• Giles 4 years ago

      I saw that harmsen article and fell off my chair, Thankfully, i am now surrounded by cushions in case i come across an ABC article on energy. I hear chris uhlmann was in fine form too. depressing.

      • lin 4 years ago

        The ABC is our own fake news site when it comes to energy. I blame years of LNP government stacking the board and management. And now we have Ex Murdoch people in top management and senior journalist positions. It’s like publicly funded fox.

      • Giles 4 years ago

        Just watched ABC news story on blackout. absolutely no mention of pelican point or the fact that gas plants sat idle (pelican point) or broken (torrens, Port Lincoln). all about wind. Quite unbelievable.

        • George Darroch 4 years ago


        • Trent Deverell 4 years ago


          Pelican point was bad enough but have since heard issues with two other fossil fuel plants…

          Is diabolical to think that unless you were somewhere not of this planet, for the last week, that you didn’t know the heatwave was coming.

          To the BoM’s credit they were pretty much accurate in the forecasting both in January and the storms last year..

          Be interesting to know who much they pay the AEMO CEO and Board…. Probably millions, like the privatised GenCo’s do…!!!

          Oh, hang on when the ALP and LNP governments swap the GenCo and Energy Regulators swap places and the merry go round continues!!!

          Now that is one amusement ride that needs the plugged pulled – in the interest of fairness to most energy customers.

      • Tom 4 years ago

        Chris Uhlmann is a numbskull who is shouting loudly in a desperate attempt to stay in a job.

        Somewhat like our nation’s leader.

        • Trent Deverell 4 years ago

          What is the saying… “hang around turkey’s for too long you start acting like one”

          As for Uhlmann he merely having to re-paying his dues for all those “exclusives”, and “back of the truck” grabs he has scored over the years.

          The bloke hosting 730 on Friday night wasn’t much better..

          Is said but true that ABC has quickly starting to look like the Australian Brietbart Corporation!!!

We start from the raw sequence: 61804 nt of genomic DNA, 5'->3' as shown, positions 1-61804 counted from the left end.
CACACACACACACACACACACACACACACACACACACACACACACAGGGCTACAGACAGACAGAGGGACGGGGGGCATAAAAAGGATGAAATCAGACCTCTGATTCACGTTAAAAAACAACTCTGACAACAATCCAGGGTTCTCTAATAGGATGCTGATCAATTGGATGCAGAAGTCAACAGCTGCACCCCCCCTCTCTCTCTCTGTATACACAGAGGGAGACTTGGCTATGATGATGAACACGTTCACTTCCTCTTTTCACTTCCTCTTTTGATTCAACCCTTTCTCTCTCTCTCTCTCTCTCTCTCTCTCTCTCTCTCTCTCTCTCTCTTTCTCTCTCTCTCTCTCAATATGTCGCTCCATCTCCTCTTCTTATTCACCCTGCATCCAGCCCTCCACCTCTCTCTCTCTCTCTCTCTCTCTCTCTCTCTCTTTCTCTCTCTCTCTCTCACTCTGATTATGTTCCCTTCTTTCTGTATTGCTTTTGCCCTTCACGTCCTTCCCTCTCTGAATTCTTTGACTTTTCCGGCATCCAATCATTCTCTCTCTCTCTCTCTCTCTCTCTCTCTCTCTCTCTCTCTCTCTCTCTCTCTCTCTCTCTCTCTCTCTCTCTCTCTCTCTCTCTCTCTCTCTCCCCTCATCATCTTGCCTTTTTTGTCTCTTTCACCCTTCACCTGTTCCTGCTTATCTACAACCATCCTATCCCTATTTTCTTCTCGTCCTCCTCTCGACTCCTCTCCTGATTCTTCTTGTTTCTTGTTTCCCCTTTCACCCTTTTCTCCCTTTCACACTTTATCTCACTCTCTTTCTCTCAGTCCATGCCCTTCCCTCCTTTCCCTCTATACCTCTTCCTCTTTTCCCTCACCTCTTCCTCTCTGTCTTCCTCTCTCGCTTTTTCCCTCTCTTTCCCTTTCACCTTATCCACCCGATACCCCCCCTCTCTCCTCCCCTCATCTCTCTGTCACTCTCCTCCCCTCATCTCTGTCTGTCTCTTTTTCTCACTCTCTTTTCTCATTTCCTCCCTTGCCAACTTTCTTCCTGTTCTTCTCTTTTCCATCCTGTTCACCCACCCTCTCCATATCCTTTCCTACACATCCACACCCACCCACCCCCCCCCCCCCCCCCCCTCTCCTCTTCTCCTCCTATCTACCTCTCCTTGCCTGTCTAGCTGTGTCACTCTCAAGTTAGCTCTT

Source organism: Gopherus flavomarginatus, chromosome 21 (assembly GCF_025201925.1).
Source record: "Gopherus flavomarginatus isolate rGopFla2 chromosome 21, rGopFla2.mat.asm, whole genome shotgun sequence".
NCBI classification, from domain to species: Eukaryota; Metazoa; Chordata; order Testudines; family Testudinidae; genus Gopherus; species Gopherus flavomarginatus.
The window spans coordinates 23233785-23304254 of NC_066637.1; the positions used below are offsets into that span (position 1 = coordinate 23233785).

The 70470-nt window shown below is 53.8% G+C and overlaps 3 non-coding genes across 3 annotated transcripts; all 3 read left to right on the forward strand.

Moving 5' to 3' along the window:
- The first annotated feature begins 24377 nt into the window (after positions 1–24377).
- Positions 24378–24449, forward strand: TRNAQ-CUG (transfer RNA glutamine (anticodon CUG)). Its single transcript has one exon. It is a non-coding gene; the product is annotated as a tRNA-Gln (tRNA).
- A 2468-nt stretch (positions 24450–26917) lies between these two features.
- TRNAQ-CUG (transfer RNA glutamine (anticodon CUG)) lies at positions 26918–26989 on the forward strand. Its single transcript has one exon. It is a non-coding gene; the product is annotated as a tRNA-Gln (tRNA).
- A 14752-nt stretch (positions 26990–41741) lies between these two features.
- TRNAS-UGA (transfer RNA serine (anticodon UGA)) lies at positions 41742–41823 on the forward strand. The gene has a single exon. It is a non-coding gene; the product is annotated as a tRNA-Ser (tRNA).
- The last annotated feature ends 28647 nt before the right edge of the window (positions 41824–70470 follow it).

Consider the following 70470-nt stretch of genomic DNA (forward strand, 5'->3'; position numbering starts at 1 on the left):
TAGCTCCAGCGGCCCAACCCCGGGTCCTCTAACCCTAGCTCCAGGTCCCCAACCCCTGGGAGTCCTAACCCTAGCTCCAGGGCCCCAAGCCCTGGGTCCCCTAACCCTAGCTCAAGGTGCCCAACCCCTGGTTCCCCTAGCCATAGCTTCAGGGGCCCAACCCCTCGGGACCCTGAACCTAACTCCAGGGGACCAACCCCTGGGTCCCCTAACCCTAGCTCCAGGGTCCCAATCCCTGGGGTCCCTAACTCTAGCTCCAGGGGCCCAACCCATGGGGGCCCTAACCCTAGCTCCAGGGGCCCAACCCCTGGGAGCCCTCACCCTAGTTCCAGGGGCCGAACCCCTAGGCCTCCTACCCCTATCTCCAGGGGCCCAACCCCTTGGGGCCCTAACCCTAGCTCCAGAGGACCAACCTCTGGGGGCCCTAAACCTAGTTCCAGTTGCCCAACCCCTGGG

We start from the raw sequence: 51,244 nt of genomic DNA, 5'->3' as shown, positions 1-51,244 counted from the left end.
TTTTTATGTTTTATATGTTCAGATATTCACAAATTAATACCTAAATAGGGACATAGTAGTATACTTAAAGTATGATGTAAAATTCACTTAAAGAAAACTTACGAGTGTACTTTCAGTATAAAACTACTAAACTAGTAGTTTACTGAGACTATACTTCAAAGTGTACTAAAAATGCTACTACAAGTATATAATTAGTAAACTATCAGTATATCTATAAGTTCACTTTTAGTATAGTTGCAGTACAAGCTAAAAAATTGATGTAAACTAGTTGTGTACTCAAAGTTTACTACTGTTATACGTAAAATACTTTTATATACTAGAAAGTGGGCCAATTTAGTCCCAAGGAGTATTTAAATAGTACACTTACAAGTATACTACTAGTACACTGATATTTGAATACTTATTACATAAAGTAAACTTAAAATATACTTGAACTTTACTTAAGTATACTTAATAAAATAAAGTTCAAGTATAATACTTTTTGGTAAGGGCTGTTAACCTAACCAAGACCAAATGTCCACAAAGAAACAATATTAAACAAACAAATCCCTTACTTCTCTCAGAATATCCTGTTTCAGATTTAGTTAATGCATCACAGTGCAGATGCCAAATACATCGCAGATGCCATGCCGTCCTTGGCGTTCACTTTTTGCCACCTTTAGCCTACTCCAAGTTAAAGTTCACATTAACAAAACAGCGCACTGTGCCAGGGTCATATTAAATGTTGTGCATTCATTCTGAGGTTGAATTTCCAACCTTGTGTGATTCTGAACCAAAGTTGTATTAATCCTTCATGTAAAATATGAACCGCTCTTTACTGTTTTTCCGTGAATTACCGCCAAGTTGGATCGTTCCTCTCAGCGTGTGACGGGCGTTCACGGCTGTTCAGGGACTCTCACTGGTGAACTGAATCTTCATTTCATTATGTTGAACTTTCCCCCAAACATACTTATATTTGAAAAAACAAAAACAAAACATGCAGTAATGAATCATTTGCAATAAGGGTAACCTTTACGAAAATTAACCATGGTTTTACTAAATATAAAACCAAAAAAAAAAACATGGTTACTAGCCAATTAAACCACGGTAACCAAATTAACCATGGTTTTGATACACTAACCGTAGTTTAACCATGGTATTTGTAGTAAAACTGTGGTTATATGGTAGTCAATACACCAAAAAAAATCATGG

• Michael Murray 4 years ago

      You mean that gas plant they just turned back on 🙂

  13. solarguy 4 years ago

    If we have rolling blackouts in NSW, then it will be political will and the greed of the FF incumbents not the weather to blame, in order to prove a point against RE! We have just had a string of 40+ days in a row and nothing happened then. No it will be staged!

    • Brooke 4 years ago

      There won’t be blackouts in NSW. They will read their emails and crank up generation to provide suitable supply……
      something SA can’t do.
      Do you guys get it yet.
      Solar and Windmills are intermittent, unpredictable and expensive.
      Tom K and Jay W should have kept their coal generation.
      Something every man and his dog told them to do.

      • solarguy 4 years ago

        Go back the gutter dross!

        • Cooma Doug 4 years ago

          I think that is Barnaby

          • Steve159 4 years ago

            Good call – Barnaby thinking “what alias can I use …. uhm, let’s see what would be really nice in the country amidst all this global warming …more rain, more rivers, streams, brooks. Ah, yes, Brooke it is. They’ll be nicer to girls”.

      • Michael Murray 4 years ago

        Doesn’t that depends on who owns the NSW generators ? There are gas generators in SA but not owned by the state.

      • Steve159 4 years ago

        awh, gee what a shame that unlike yesterday, Pelican Point is ready to provide the power that, if turned on yesterday, would have negated any need of blackout.

        Besides, you need to be a lert (we need more lerts) that new coal is more expensive than either solar or wind.

        The smart money (e.g AGL) is on installing grid-scale batteries.

        But by all means, keep dreaming for a coal resurgence 🙂

        • Greg Hudson 4 years ago

          Ignore Brooke. He is probably a FF lobbyist.

      • Colin Nicholson 4 years ago

        The weather (solar and wind) is unpredictable?

  14. Ray Miller 4 years ago—increased-electricity-demand-in-SA-and-NSW
    Maybe this is all sponsored by LG chem and Tesla who will be the winners or we are seeing the dying stages of the last desperate resistance by the current players before they go out of business.
    Go JayW.

  15. Colin Edwards 4 years ago

    How about a class action against the AEMO for economic losses incurred by its incompetence?

    • Stewart Rogers 4 years ago

      So they can recoup the losses from everyone’s energy bills? Smart thinking.

      Just as dumb as suing the US government for lack of climate action.

      • Just_Chris 4 years ago

        your right, they should prosecute the CEO’s of generators who have multiple assets in the market who failed to allow some of those assets to be used in order to generate greater profit across their wider portfolio. If that can be shown to be the case then I personally think that someone should go to jail.